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Friday, May 24, 2024
Students on campus held a call-in Friday to encourage Republican lawmakers to vote against a bill that would end a partnership between UW and Planned Parenthood.

Students on campus held a call-in Friday to encourage Republican lawmakers to vote against a bill that would end a partnership between UW and Planned Parenthood.

Students call upon lawmakers to kill bill that would end agreement between Planned Parenthood, UW

Student activists organized Friday in opposition to a controversial Republican bill that would prohibit UW medical students from performing abortions or receive training at medical centers that do so.

The proposal would end a decade-long partnership between the university and Planned Parenthood, which provides abortion-related training and work opportunities to medical students.

The state Senate heard testimony on the legislation Tuesday, months after a state Assembly committee considered a nearly identical measure. Both chambers could vote on the bill in the coming weeks, though its likelihood of passage is unclear as Republican leaders have remained largely silent on the subject.

Proponents of the bill say the state should not be funding abortions and elective abortions are not necessary for OB-GYN training.

“UW [Health Care Administration] has continued using [state] funds to pay residents to go to Planned Parenthood in Madison and perform abortions,” bill author state Rep. Andre Jacque, R-De Pere, told the Assembly Committee on Science and Technology in July. “There is no comparable public relationship anywhere else in the country.”

University officials and students have raised concern over the bill’s impact on the university’s OB-GYN program accreditation, which relies on students’ training and experience in reproductive and women's health services.

Alan Kaplan, CEO of UW Health, condemned the proposal in a letter to state legislators, calling it a direct threat “to shut down our capacity to train future OB-GYN physicians.”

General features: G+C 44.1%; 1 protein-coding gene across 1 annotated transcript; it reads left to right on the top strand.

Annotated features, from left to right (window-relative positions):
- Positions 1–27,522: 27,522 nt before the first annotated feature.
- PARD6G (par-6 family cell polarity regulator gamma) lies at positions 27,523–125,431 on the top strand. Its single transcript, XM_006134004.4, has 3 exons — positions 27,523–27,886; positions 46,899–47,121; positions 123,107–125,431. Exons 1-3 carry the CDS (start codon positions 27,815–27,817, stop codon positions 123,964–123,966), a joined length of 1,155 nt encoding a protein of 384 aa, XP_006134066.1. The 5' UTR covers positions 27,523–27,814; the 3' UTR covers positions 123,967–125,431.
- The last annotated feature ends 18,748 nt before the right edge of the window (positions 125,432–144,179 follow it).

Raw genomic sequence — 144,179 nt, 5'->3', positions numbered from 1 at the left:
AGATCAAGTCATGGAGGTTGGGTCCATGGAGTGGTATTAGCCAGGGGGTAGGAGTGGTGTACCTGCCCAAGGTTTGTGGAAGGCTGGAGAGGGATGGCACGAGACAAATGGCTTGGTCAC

Critics fear this could cause students seeking a comprehensive medical education to go elsewhere, hampering the state’s need for a steady supply of health specialists.

“There’s already a huge shortage of healthcare professionals in the state,” said Jordan Madden, co-founder and president of the Accessible Reproductive Healthcare Initiative on campus. “We need a lot more cooperation between our educational institutions and our legislature to meet that need.”

Capitalizing on the bill’s uncertain future, students have taken action to pressure their legislators to come out in opposition to it.

“We have several meetings organized with Republican representatives who have yet to cosponsor the legislation coming up,” Madden said, hoping to sway undecided legislators to vote against the measure.

The Student Coalition for Progress, in tandem with other student groups, organized a call-in Friday encouraging students to contact Republican state senators and representatives who may oppose the bill.

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State Sens. Sheila Harsdorf, R-River Falls, and Patrick Testin, R-Stevens Point, were the primary targets of the call-in, as organizers felt they were the most likely to be swayed by public pressure.

Some students fear that beyond program accreditation, access to women’s healthcare in Wisconsin is at stake as well.

“This bill is just a terrible idea,” Madden said. “It hurts doctors and people trying to be trained in obstetrics and gynecology, not even specifically abortion. My biggest concern is trying to safeguard the future of access to obstetrics and gynecology in Wisconsin.”

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